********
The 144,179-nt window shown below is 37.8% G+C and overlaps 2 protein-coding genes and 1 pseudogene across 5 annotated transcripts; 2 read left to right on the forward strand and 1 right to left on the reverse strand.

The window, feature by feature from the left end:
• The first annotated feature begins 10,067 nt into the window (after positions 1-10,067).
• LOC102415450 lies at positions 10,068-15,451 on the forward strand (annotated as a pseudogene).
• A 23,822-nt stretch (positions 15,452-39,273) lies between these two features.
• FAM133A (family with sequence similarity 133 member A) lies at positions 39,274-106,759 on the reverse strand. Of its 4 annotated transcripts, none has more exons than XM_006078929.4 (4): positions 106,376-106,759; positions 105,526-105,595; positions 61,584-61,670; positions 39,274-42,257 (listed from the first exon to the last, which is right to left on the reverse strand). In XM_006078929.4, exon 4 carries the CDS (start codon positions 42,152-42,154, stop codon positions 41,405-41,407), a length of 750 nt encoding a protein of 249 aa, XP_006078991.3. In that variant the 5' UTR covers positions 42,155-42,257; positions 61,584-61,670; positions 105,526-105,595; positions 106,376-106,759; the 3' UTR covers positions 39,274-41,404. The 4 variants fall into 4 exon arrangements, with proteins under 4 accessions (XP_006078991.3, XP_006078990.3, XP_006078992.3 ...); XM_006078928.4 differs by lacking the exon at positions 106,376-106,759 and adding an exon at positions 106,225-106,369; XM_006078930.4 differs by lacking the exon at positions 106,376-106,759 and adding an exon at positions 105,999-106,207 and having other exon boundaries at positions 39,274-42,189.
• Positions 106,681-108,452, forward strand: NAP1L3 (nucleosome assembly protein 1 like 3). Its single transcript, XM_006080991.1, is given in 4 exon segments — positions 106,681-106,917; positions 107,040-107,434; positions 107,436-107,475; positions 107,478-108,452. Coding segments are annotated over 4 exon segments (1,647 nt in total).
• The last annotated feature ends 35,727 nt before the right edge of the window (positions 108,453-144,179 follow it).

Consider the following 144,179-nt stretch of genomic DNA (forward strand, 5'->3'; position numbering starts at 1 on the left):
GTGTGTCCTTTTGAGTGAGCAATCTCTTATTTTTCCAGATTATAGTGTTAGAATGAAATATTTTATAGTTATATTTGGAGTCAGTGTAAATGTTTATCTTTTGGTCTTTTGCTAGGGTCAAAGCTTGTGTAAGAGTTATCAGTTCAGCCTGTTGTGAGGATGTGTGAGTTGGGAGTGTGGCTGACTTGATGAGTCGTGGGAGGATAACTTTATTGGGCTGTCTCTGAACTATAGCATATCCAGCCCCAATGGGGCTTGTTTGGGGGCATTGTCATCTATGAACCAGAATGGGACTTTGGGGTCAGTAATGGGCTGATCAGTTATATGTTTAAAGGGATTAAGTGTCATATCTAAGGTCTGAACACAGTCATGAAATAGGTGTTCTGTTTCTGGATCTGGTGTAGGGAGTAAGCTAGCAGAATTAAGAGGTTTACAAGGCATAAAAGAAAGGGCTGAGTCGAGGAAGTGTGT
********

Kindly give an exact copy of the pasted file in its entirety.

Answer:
The 144,179-nt window shown below is 37.8% G+C and overlaps 2 protein-coding genes and 1 pseudogene across 5 annotated transcripts; 2 read left to right on the forward strand and 1 right to left on the reverse strand.

The window, feature by feature from the left end:
• The first annotated feature begins 10,067 nt into the window (after positions 1-10,067).
• LOC102415450 lies at positions 10,068-15,451 on the forward strand (annotated as a pseudogene).
• A 23,822-nt stretch (positions 15,452-39,273) lies between these two features.
• FAM133A (family with sequence similarity 133 member A) lies at positions 39,274-106,759 on the reverse strand. Of its 4 annotated transcripts, none has more exons than XM_006078929.4 (4): positions 106,376-106,759; positions 105,526-105,595; positions 61,584-61,670; positions 39,274-42,257 (listed from the first exon to the last, which is right to left on the reverse strand). In XM_006078929.4, exon 4 carries the CDS (start codon positions 42,152-42,154, stop codon positions 41,405-41,407), a length of 750 nt encoding a protein of 249 aa, XP_006078991.3. In that variant the 5' UTR covers positions 42,155-42,257; positions 61,584-61,670; positions 105,526-105,595; positions 106,376-106,759; the 3' UTR covers positions 39,274-41,404. The 4 variants fall into 4 exon arrangements, with proteins under 4 accessions (XP_006078991.3, XP_006078990.3, XP_006078992.3 ...); XM_006078928.4 differs by lacking the exon at positions 106,376-106,759 and adding an exon at positions 106,225-106,369; XM_006078930.4 differs by lacking the exon at positions 106,376-106,759 and adding an exon at positions 105,999-106,207 and having other exon boundaries at positions 39,274-42,189.
• Positions 106,681-108,452, forward strand: NAP1L3 (nucleosome assembly protein 1 like 3). Its single transcript, XM_006080991.1, is given in 4 exon segments — positions 106,681-106,917; positions 107,040-107,434; positions 107,436-107,475; positions 107,478-108,452. Coding segments are annotated over 4 exon segments (1,647 nt in total).
• The last annotated feature ends 35,727 nt before the right edge of the window (positions 108,453-144,179 follow it).

Consider the following 144,179-nt stretch of genomic DNA (forward strand, 5'->3'; position numbering starts at 1 on the left):
GTGTGTCCTTTTGAGTGAGCAATCTCTTATTTTTCCAGATTATAGTGTTAGAATGAAATATTTTATAGTTATATTTGGAGTCAGTGTAAATGTTTATCTTTTGGTCTTTTGCTAGGGTCAAAGCTTGTGTAAGAGTTATCAGTTCAGCCTGTTGTGAGGATGTGTGAGTTGGGAGTGTGGCTGACTTGATGAGTCGTGGGAGGATAACTTTATTGGGCTGTCTCTGAACTATAGCATATCCAGCCCCAATGGGGCTTGTTTGGGGGCATTGTCATCTATGAACCAGAATGGGACTTTGGGGTCAGTAATGGGCTGATCAGTTATATGTTTAAAGGGATTAAGTGTCATATCTAAGGTCTGAACACAGTCATGAAATAGGTGTTCTGTTTCTGGATCTGGTGTAGGGAGTAAGCTAGCAGAATTAAGAGGTTTACAAGGCATAAAAGAAAGGGCTGAGTCGAGGAAGTGTGT